Maslow suggests students must be shown that they are valued and respected in the classroom and the teacher should create a supportive environment. Students with a low self-esteem will not progress academically at an optimum rate until their self-esteem is strengthened.

Critical evaluation

The most significant limitation of Maslow’s theory concerns his methodology. Maslow formulated the characteristics of self-actualized individuals from undertaking a qualitative method called biographical analysis.

He looked at the biographies and writings of 18 people he identified as being self-actualized. From these sources he developed a list of qualities that seemed characteristic of this specific group of people, as opposed to humanity in general.

From a scientific perspective there are numerous problems with this particular approach. First, it could be argued that biographical analysis as a method is extremely subjective as it is based entirely on the opinion of the researcher. Personal opinion is always prone to bias, which reduces the validity of any data obtained. Therefore Maslow’s operational definition of self-actualization must not be blindly accepted as scientific fact.

Furthermore, Maslow’s biographical analysis focused on a biased sample of self-actualized individuals, prominently limited to highly educated white males (such as Thomas Jefferson, Abraham Lincoln, Albert Einstein, William James, Aldous Huxley, Gandhi, Beethoven).

Although Maslow (1970) did study self-actualized females, such as Eleanor Roosevelt and Mother Teresa, they comprised a small proportion of his sample. This makes it difficult to generalize his theory to females and individuals from lower social classes or different ethnicity. Thus questioning the population validity of Maslow’s findings.

Furthermore, it is extremely difficult to empirically test Maslow’s concept of self-actualization in a way that causal relationships can be established.

Another criticism concerns Maslow’s assumption that the lower needs must be satisfied before a person can achieve their potential and self-actualize. This is not always the case, and therefore Maslow’s hierarchy of needs in some aspects has been falsified.

Through examining cultures in which large numbers of people live in poverty (such as India) it is clear that people are still capable of higher order needs such as love and belongingness. However, this should not occur, as according to Maslow, people who have difficulty achieving very basic physiological needs (such as food, shelter etc.) are not capable of meeting higher growth needs.

Also, many creative people, such as authors and artists (e.g. Rembrandt and Van Gogh) lived in poverty throughout their lifetime, yet it could be argued that they achieved self-actualization.

Psychologists now conceptualize motivation as a pluralistic behavior, whereby needs can operate on many levels simultaneously. A person may be motivated by higher growth needs at the same time as lower level deficiency needs.

Contemporary research by Tay & Diener (2011) has tested Maslow’s theory by analyzing the data of 60,865 participants from 123 countries, representing every major region of the world. The survey was conducted from 2005 to 2010.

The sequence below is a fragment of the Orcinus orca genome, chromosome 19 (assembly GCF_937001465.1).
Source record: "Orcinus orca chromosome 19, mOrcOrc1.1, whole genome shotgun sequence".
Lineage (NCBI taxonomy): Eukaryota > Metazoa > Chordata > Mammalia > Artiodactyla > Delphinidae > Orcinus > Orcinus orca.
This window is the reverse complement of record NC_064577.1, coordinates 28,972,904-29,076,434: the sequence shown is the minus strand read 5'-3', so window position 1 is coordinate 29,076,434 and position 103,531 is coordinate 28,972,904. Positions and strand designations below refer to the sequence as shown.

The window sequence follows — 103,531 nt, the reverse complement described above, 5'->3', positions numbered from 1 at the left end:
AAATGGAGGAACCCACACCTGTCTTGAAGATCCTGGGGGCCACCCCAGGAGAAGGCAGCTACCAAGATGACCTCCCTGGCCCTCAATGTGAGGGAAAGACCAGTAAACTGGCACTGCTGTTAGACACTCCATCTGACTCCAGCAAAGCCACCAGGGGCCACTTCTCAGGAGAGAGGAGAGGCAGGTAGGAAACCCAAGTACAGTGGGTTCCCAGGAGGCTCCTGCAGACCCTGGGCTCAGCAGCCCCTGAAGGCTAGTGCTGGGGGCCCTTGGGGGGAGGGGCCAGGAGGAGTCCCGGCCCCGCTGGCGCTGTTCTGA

Respondents answered questions about six needs that closely resemble those in Maslow’s model: basic needs (food, shelter); safety; social needs (love, support); respect; mastery; and autonomy. They also rated their well-being across three discrete measures: life evaluation (a person’s view of his or her life as a whole), positive feelings (day-to-day instances of joy or pleasure), and negative feelings (everyday experiences of sorrow, anger, or stress).

The results of the study support the view that universal human needs appear to exist regardless of cultural differences. However, the ordering of the needs within the hierarchy was not correct.

“Although the most basic needs might get the most attention when you don’t have them,” Diener explains, “you don’t need to fulfill them in order to get benefits [from the others].” Even when we are hungry, for instance, we can be happy with our friends. “They’re like vitamins,” Diener says about how the needs work independently. “We need them all.”

 

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North Wales Recovery Community Visit

CRC made the journey up to Bangor, North Wales, on 06/06/17, to visit North Wales Recovery Community at their home, Penrhyn House. A dozen community members made the journey, funded by Aquarius CIAS, as part of their National Volunteers Week celebrations. NWRC is a residential unit, complete with its own gym and games room, home to 16-idividuals in recovery. 

NWRC‘s community approach to maintaining and developing recovery is based on the ABCD principles of activity and connection. Through a program of group work (12-step & SMART Recovery), 1-2-1 support, and activities such as horticulture, the residents keep themselves busy productively. NWRC grow their own fresh produce, in their onsite allotment and poly-tent, which they supply to local restaurants and markets. They keep ducks producing fresh eggs, and make jams and pickles, alongside a range of other fresh produce to enable their ultimate goal of self-sustainability. They have plans to keep pigs under development, a potting shed under construction, and enough space in their grounds for other smallholding innovations. 

We were made to feel very welcome by James Deakin and his team. We were fed and watered, and shown around the site. We spent an enjoyable three hours relaxing in the gardens, chatting with NWRC residents, exchanging recovery stories, and exploring what we can learn from each other as communities.

www.nwrc.info